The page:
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LAMP Configuration Quality in Popular Dockerfiles?

Before Docker became popular, there was a fairly obvious and wide range of configuration quality for each service out there (i.e. the LAMP stack). We would share config options & various hacks that improved performance, security, flexibility, etc - and I think they were fairly transparent.

Now with Docker, I wonder how much of that has been lost vs migrated into the most popular re-used Dockerfiles (and docker-compose YMLs).

This is clearly a general discussion - and I can only really think of two outcomes:

  1. No; you don’t need that anymore, docker is a layer that prevents expert configs; everything you need is in the docker documentation.
  2. Yes; here are my favorite docker-compose.yml & Dockerfiles for the services I use.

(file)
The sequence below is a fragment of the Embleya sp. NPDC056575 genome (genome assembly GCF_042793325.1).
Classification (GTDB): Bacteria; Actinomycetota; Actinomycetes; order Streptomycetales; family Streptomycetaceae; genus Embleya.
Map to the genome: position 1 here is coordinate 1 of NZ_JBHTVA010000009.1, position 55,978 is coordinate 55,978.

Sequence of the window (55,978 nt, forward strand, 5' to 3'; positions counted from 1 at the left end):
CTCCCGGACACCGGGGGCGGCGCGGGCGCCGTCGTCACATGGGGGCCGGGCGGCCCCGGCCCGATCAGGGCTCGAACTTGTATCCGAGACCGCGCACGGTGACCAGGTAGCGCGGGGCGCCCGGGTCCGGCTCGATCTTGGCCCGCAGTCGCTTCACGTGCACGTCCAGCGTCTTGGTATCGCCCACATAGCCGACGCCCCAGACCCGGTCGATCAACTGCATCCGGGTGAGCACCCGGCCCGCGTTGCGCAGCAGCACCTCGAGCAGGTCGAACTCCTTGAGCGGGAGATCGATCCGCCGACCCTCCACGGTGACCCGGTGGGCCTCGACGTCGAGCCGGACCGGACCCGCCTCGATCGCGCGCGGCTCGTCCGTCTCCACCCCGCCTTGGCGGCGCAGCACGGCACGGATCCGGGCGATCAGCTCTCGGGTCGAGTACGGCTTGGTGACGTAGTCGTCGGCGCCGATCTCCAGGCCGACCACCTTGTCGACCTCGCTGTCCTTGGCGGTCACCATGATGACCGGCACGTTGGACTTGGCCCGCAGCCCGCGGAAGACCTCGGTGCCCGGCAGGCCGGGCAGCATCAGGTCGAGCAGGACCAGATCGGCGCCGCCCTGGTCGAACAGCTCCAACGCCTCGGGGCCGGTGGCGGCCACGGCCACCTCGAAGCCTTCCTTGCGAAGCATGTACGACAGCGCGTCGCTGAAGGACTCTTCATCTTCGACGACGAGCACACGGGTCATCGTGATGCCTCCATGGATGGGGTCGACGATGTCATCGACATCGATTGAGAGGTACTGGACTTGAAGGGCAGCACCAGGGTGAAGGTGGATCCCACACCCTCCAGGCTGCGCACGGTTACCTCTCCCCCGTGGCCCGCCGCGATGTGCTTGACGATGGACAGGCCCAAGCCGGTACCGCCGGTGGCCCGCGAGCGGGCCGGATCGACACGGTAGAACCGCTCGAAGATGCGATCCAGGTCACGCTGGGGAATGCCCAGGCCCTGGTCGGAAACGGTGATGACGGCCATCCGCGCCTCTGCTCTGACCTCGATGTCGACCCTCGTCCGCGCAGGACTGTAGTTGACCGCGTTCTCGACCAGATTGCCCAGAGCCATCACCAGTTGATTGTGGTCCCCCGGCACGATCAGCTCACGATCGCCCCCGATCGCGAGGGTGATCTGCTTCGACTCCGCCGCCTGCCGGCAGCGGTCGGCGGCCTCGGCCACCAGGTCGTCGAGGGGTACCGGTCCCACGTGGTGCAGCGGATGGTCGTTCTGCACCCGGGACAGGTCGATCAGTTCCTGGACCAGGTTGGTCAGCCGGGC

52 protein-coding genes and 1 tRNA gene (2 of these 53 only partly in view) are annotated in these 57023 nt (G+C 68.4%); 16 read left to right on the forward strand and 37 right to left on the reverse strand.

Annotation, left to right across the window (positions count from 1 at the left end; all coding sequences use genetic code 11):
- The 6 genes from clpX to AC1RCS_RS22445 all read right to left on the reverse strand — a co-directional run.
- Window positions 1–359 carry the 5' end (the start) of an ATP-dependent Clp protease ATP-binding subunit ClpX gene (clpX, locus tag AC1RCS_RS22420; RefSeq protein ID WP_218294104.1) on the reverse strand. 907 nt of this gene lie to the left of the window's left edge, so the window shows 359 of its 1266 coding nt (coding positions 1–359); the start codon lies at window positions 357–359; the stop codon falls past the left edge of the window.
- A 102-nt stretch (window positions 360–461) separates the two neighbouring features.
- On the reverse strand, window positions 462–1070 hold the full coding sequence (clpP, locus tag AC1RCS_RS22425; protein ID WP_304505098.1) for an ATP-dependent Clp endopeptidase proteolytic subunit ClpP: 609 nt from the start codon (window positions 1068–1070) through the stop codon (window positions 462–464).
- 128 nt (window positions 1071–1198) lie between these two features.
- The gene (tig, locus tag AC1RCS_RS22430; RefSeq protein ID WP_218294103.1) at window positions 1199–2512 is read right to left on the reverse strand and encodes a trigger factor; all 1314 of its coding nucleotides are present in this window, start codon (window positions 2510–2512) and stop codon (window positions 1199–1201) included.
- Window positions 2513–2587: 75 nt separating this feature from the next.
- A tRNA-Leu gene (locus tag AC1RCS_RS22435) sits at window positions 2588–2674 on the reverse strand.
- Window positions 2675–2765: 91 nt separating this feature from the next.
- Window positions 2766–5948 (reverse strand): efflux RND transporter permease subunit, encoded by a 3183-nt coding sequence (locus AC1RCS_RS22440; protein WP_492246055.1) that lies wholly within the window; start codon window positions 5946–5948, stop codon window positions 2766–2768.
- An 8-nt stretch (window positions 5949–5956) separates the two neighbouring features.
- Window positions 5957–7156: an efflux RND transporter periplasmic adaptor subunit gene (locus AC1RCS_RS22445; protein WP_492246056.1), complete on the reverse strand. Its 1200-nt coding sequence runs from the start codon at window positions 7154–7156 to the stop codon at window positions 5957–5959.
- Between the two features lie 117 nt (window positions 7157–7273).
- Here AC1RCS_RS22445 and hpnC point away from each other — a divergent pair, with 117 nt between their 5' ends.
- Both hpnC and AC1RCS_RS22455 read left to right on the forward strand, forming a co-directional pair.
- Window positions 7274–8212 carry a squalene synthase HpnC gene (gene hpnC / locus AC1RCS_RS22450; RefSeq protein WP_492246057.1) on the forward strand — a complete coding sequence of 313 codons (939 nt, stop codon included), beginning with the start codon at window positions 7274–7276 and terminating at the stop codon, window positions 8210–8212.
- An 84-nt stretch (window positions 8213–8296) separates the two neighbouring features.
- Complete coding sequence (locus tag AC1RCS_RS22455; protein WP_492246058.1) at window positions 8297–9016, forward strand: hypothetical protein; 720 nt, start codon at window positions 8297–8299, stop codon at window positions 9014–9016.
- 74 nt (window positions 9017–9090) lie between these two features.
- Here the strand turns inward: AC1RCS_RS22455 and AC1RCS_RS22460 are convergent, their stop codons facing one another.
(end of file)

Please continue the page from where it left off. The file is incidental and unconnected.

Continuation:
Thanks :slight_smile:

Adding to the discussion:


FROM Command
The FROM command tells the docker file, which images to use as it’s base image. You don’t usually start from complete scratch. I’m sure there are times you can, but they are probably pretty rare circumstances.
In file above, you start with a base image to work from. In this case, we are building off of the latest version of ubuntu.
The syntax for images in docker
In this example its ubuntu:latest. The latest tag is used in most images to grab the most recent version of the image.
ENV Command
ENV DEBIAN_FRONTEND=noninteractive
The line above is allowing you to set an environment variable within your new images. This would be the same as setting an environment variable while SSH’ed into a server. In this case, this makes it so that when we are installing other software and there is a prompt that requires user input, that it will be bypassed and not impeded the software’s installation. I was having my image build fail on a php extension that needed some input. This allowed me to bypass that.
RUN Command
The RUN commands are as if you are typing in a command in your terminal window. In this file, I was installing the php core and it’s corresponding extensions.
COPY Command
The COPY command copies a file from a local directory on your computer to the container’s file system. Think of it like a scp command on a normal server.